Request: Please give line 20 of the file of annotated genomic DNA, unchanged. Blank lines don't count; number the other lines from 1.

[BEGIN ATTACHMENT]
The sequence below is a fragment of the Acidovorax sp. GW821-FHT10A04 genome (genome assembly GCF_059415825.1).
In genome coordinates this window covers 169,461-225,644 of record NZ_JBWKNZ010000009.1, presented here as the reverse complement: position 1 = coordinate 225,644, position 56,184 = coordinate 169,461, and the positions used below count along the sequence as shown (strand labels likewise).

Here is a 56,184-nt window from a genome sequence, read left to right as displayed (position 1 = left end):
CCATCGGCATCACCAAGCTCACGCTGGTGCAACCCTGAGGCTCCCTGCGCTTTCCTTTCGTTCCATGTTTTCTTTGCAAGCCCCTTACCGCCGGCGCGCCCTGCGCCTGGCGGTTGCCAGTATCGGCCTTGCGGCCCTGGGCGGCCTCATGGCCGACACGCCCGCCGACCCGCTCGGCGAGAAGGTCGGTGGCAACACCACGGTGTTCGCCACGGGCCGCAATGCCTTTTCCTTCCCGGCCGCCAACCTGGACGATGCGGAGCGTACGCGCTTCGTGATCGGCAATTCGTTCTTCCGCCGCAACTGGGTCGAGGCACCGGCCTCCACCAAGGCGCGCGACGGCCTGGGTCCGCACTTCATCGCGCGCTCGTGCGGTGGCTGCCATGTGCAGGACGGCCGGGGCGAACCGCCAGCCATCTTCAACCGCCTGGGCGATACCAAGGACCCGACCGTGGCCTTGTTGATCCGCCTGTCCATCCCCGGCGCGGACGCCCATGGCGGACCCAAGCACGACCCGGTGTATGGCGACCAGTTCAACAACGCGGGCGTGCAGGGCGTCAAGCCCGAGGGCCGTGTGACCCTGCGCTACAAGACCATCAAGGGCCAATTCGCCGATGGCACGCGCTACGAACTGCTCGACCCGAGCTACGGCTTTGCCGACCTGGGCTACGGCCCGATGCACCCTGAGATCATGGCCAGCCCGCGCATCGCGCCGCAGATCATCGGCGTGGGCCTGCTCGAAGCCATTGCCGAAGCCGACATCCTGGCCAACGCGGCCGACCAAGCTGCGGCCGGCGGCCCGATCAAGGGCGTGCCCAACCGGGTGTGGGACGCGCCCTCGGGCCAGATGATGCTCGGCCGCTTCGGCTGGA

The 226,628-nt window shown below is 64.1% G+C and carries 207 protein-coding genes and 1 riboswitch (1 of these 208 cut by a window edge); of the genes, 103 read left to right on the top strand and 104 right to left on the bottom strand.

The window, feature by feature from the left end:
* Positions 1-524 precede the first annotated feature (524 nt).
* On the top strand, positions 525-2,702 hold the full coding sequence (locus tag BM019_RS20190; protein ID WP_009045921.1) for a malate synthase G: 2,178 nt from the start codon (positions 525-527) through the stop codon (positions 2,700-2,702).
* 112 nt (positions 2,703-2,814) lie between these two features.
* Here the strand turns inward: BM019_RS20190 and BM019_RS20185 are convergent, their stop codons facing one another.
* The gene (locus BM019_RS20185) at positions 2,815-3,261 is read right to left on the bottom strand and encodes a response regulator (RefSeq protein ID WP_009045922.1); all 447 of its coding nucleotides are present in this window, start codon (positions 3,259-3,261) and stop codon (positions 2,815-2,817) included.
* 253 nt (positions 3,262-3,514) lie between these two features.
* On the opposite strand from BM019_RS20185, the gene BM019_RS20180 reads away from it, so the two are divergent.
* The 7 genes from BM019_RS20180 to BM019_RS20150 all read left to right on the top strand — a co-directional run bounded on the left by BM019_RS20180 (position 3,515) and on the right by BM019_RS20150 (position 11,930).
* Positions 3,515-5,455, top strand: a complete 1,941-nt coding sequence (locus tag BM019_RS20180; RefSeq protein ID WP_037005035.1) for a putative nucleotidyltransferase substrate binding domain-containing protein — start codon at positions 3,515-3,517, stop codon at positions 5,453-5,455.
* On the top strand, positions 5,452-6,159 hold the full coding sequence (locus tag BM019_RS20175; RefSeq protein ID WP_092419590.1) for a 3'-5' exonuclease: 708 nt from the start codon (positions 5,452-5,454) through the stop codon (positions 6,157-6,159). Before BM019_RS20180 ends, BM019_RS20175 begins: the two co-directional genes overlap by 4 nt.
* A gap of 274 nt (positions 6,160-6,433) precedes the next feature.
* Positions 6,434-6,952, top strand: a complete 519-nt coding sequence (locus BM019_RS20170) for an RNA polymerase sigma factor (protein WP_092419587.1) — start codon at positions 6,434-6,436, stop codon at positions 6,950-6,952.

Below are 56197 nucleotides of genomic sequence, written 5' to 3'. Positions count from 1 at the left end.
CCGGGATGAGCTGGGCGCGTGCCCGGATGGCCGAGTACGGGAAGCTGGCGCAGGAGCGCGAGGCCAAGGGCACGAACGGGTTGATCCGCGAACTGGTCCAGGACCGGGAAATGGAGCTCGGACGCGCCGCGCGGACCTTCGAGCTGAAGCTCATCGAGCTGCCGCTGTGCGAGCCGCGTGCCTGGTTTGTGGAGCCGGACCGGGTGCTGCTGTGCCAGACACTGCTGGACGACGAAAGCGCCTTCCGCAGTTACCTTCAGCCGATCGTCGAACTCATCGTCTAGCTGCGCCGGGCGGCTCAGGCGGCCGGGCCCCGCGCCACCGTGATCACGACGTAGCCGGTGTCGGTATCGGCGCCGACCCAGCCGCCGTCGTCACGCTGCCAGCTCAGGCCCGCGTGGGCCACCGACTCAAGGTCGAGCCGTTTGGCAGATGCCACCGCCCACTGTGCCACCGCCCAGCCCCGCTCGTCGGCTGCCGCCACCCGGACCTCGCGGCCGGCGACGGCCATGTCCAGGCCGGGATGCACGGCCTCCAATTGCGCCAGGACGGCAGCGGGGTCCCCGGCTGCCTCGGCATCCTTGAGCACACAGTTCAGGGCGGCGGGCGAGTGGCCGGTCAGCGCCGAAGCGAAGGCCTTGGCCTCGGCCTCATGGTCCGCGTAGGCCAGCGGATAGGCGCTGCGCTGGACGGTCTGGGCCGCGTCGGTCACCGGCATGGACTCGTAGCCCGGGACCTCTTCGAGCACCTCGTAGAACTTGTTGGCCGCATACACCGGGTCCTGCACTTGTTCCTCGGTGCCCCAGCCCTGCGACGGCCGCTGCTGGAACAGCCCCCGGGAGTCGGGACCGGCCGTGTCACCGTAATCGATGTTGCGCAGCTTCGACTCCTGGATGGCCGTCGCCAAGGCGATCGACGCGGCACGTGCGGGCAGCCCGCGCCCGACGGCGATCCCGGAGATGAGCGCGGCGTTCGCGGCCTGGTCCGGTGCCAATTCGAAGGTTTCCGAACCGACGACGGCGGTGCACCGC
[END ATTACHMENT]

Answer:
CCGGGATGAGCTGGGCGCGTGCCCGGATGGCCGAGTACGGGAAGCTGGCGCAGGAGCGCGAGGCCAAGGGCACGAACGGGTTGATCCGCGAACTGGTCCAGGACCGGGAAATGGAGCTCGGACGCGCCGCGCGGACCTTCGAGCTGAAGCTCATCGAGCTGCCGCTGTGCGAGCCGCGTGCCTGGTTTGTGGAGCCGGACCGGGTGCTGCTGTGCCAGACACTGCTGGACGACGAAAGCGCCTTCCGCAGTTACCTTCAGCCGATCGTCGAACTCATCGTCTAGCTGCGCCGGGCGGCTCAGGCGGCCGGGCCCCGCGCCACCGTGATCACGACGTAGCCGGTGTCGGTATCGGCGCCGACCCAGCCGCCGTCGTCACGCTGCCAGCTCAGGCCCGCGTGGGCCACCGACTCAAGGTCGAGCCGTTTGGCAGATGCCACCGCCCACTGTGCCACCGCCCAGCCCCGCTCGTCGGCTGCCGCCACCCGGACCTCGCGGCCGGCGACGGCCATGTCCAGGCCGGGATGCACGGCCTCCAATTGCGCCAGGACGGCAGCGGGGTCCCCGGCTGCCTCGGCATCCTTGAGCACACAGTTCAGGGCGGCGGGCGAGTGGCCGGTCAGCGCCGAAGCGAAGGCCTTGGCCTCGGCCTCATGGTCCGCGTAGGCCAGCGGATAGGCGCTGCGCTGGACGGTCTGGGCCGCGTCGGTCACCGGCATGGACTCGTAGCCCGGGACCTCTTCGAGCACCTCGTAGAACTTGTTGGCCGCATACACCGGGTCCTGCACTTGTTCCTCGGTGCCCCAGCCCTGCGACGGCCGCTGCTGGAACAGCCCCCGGGAGTCGGGACCGGCCGTGTCACCGTAATCGATGTTGCGCAGCTTCGACTCCTGGATGGCCGTCGCCAAGGCGATCGACGCGGCACGTGCGGGCAGCCCGCGCCCGACGGCGATCCCGGAGATGAGCGCGGCGTTCGCGGCCTGGTCCGGTGCCAATTCGAAGGTTTCCGAACCGACGACGGCGGTGCACCGC